By Brad Chu
Lois Lowry wrote the science fiction novel The Giver. The Giver is about a boy named Jonas who lives in a secluded community. He sees things that others don't. After being named the Receiver of Memory, he goes to his mentor, the man that calls himself the Giver. After he spends some time being the Receiver of Memory, he begins to see past memories and emotions that no one else does. When The Giver was made into a popular motion picture, there was little more than a handful of differences but it didn't change the plot of the story.
The main differences lie the age of maturity, changes in dialogue and when things happen in the story. Starting with the differences in ages in the book, Jonas and his friends are twelve but in the movie they are eighteen. I believe the producers did that because eighteen is a more mature age and our society see it as such. "The ceremony of Twelve was the last of the Ceremonies. The most important." (Lowry pg 14). That says he is twelve because he is in the ceremony, and in the movie, he is eighteen to make his character more mature to relate to today's world. The use of different dialogue because they want to catch the audience that read the book off guard and make it more exciting,"Now he cleans him up and makes him comfy,"(Lowry pg. 149). And I remember in the movie, Jonas didn't say the line when he asked to see the release. And a different way of living. Instead of asking to share each other's dreams in the afternoon in the movie and in the book they shared their dreams in the morning, "Thank you for your dream Jonas,' Mother said after a moment. She glanced at Father. "Lily,' Father said,'it's time to leave for school."(Lowry pg 36). In the movie, they said their dreams right before their bedtime.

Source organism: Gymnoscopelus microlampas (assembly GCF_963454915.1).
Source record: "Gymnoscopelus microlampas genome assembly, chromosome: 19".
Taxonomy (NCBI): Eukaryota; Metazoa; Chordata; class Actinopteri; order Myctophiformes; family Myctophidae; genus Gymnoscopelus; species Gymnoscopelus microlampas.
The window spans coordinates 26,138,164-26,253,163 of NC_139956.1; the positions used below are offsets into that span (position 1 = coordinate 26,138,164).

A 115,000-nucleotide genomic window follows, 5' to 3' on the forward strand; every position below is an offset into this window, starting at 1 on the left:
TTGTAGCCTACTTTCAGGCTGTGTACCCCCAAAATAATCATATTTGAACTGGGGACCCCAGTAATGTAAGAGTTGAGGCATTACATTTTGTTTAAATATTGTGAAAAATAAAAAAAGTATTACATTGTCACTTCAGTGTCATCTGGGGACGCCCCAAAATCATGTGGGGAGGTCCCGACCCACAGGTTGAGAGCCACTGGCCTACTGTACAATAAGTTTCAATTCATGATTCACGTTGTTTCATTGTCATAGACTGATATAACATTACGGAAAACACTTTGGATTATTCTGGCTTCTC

As a member of the audience or a reader, the handful of differences do not affect the outcome of the story. But the movie producers modified the storyline to draw a larger audience, instead of staying true to the plot. Overall, the movie production was a success and it did not ruin the story.